The first attempt at Mission 8 of the IARC (International Aerial Robotics Competition) finished on August 1st in Atlanta Georgia. No team completed the mission, as expected, but three of the teams did qualify and had an opportunity to demonstrate their capability in the arena. By far and away, the Norway Team (Norwegian University of Science and Technology) with 5 flying attempts was the best prepared but Olin (Franklin W. Olin College of Engineering) and St. Olaf (St. Olaf College) each made 4 flight attempts. Other teams present were Missouri University of Science and Technology, Pennsylvania State University, PES University (from Bangalore, India), University of Michigan, University of Pennsylvania, and University of Texas at Austin. Teams travelling to the competition face many challenges. For example, the PES University Team’s vehicle was destroyed going through customs from India. The Georgia heat melted one team’s vehicles and they had to scramble to replace their propeller shrouds.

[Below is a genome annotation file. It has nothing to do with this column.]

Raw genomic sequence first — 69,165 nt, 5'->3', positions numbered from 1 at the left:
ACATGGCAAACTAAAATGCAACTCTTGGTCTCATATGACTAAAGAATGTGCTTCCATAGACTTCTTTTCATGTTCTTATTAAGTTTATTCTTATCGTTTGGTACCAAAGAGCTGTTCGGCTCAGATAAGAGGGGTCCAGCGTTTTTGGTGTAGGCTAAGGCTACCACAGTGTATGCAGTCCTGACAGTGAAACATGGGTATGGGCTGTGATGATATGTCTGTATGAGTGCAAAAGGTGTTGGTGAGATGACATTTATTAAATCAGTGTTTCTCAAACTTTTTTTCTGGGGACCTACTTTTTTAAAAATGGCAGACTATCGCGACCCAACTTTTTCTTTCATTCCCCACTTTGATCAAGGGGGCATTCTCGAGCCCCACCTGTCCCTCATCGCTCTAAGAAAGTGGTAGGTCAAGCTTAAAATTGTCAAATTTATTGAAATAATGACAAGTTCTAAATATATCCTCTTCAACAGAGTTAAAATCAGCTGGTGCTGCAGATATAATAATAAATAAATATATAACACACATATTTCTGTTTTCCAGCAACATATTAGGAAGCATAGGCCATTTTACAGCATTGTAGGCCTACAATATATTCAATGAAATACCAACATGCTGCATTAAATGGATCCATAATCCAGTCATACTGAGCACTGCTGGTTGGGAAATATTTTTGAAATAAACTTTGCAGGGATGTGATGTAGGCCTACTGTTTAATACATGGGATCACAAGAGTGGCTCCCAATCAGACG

This contest has been held once a year for 28 years. The goal has always been to stretch the technology and it was created to be “hard.” It was/is/and always will be a competition based on autonomous vehicles. This year was the first year that the autonomous vehicles could be directed by a human operator through voice or gesture commands. Also, this is the first year that the mission was hindered by active sentry drones. There were four of them and their mission was to prevent the human in the arena from completing the mission. The rules explain in detail what is required and there is also a promotional video that dramatizes the task.
The next opportunity for college teams to meet the Mission 8 challenge will be at the Asia/Pacific Venue on August 24-25 in Kunming, China. Thirteen teams from China and 3 from India are slated to attend. The past two missions were completed at the Asia/Pacific Venue. It is possible but unlikely to have one of the Chinese teams complete the mission and collect the prize money. That would bring up Mission 9 and severely disappoint the creator of the competition. He wants the challenge to be tough enough to take a couple of years to accomplish. On the Past Missions page of the IARC Website one can see that Professor Michelson got his wish on every mission except for Mission 5.